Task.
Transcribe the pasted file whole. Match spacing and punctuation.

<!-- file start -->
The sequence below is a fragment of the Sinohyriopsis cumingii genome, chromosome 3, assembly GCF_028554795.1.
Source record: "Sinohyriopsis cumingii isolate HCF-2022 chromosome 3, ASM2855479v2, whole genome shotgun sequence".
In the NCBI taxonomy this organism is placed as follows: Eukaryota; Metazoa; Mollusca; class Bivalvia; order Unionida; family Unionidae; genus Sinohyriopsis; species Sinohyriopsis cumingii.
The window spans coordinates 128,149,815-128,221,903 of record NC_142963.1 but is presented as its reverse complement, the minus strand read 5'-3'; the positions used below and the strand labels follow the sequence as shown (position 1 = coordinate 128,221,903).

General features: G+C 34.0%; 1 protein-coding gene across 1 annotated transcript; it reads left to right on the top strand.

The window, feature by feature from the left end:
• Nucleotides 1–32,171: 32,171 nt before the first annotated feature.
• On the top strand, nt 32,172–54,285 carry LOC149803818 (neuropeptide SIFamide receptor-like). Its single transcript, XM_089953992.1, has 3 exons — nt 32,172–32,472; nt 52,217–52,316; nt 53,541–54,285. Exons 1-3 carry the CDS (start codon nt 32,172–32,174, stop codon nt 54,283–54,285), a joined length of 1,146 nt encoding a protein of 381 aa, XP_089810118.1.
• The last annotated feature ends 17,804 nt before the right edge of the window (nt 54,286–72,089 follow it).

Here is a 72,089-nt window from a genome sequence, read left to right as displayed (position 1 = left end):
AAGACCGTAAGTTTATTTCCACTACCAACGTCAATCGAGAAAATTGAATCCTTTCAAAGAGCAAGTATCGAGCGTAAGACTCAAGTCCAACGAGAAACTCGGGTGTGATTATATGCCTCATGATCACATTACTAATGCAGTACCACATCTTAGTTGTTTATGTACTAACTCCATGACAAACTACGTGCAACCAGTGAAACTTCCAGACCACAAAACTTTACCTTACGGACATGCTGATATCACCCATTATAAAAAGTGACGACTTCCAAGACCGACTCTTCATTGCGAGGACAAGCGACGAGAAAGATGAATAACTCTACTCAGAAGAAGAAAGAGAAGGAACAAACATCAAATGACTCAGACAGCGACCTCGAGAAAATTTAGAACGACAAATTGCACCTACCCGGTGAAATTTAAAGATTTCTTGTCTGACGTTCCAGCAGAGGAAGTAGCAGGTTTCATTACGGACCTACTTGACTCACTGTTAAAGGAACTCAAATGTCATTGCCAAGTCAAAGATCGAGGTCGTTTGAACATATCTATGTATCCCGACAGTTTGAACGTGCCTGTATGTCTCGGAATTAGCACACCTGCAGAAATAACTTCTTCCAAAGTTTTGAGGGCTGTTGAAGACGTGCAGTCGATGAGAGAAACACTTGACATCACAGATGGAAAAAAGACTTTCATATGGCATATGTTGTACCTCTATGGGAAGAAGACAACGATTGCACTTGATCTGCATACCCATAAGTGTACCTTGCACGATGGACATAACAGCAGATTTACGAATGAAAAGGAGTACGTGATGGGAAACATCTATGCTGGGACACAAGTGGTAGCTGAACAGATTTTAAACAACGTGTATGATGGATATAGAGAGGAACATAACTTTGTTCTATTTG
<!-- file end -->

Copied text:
The sequence below is a fragment of the Sinohyriopsis cumingii genome, chromosome 3, assembly GCF_028554795.1.
Source record: "Sinohyriopsis cumingii isolate HCF-2022 chromosome 3, ASM2855479v2, whole genome shotgun sequence".
In the NCBI taxonomy this organism is placed as follows: Eukaryota; Metazoa; Mollusca; class Bivalvia; order Unionida; family Unionidae; genus Sinohyriopsis; species Sinohyriopsis cumingii.
The window spans coordinates 128,149,815-128,221,903 of record NC_142963.1 but is presented as its reverse complement, the minus strand read 5'-3'; the positions used below and the strand labels follow the sequence as shown (position 1 = coordinate 128,221,903).

General features: G+C 34.0%; 1 protein-coding gene across 1 annotated transcript; it reads left to right on the top strand.

The window, feature by feature from the left end:
• Nucleotides 1–32,171: 32,171 nt before the first annotated feature.
• On the top strand, nt 32,172–54,285 carry LOC149803818 (neuropeptide SIFamide receptor-like). Its single transcript, XM_089953992.1, has 3 exons — nt 32,172–32,472; nt 52,217–52,316; nt 53,541–54,285. Exons 1-3 carry the CDS (start codon nt 32,172–32,174, stop codon nt 54,283–54,285), a joined length of 1,146 nt encoding a protein of 381 aa, XP_089810118.1.
• The last annotated feature ends 17,804 nt before the right edge of the window (nt 54,286–72,089 follow it).

Here is a 72,089-nt window from a genome sequence, read left to right as displayed (position 1 = left end):
AAGACCGTAAGTTTATTTCCACTACCAACGTCAATCGAGAAAATTGAATCCTTTCAAAGAGCAAGTATCGAGCGTAAGACTCAAGTCCAACGAGAAACTCGGGTGTGATTATATGCCTCATGATCACATTACTAATGCAGTACCACATCTTAGTTGTTTATGTACTAACTCCATGACAAACTACGTGCAACCAGTGAAACTTCCAGACCACAAAACTTTACCTTACGGACATGCTGATATCACCCATTATAAAAAGTGACGACTTCCAAGACCGACTCTTCATTGCGAGGACAAGCGACGAGAAAGATGAATAACTCTACTCAGAAGAAGAAAGAGAAGGAACAAACATCAAATGACTCAGACAGCGACCTCGAGAAAATTTAGAACGACAAATTGCACCTACCCGGTGAAATTTAAAGATTTCTTGTCTGACGTTCCAGCAGAGGAAGTAGCAGGTTTCATTACGGACCTACTTGACTCACTGTTAAAGGAACTCAAATGTCATTGCCAAGTCAAAGATCGAGGTCGTTTGAACATATCTATGTATCCCGACAGTTTGAACGTGCCTGTATGTCTCGGAATTAGCACACCTGCAGAAATAACTTCTTCCAAAGTTTTGAGGGCTGTTGAAGACGTGCAGTCGATGAGAGAAACACTTGACATCACAGATGGAAAAAAGACTTTCATATGGCATATGTTGTACCTCTATGGGAAGAAGACAACGATTGCACTTGATCTGCATACCCATAAGTGTACCTTGCACGATGGACATAACAGCAGATTTACGAATGAAAAGGAGTACGTGATGGGAAACATCTATGCTGGGACACAAGTGGTAGCTGAACAGATTTTAAACAACGTGTATGATGGATATAGAGAGGAACATAACTTTGTTCTATTTG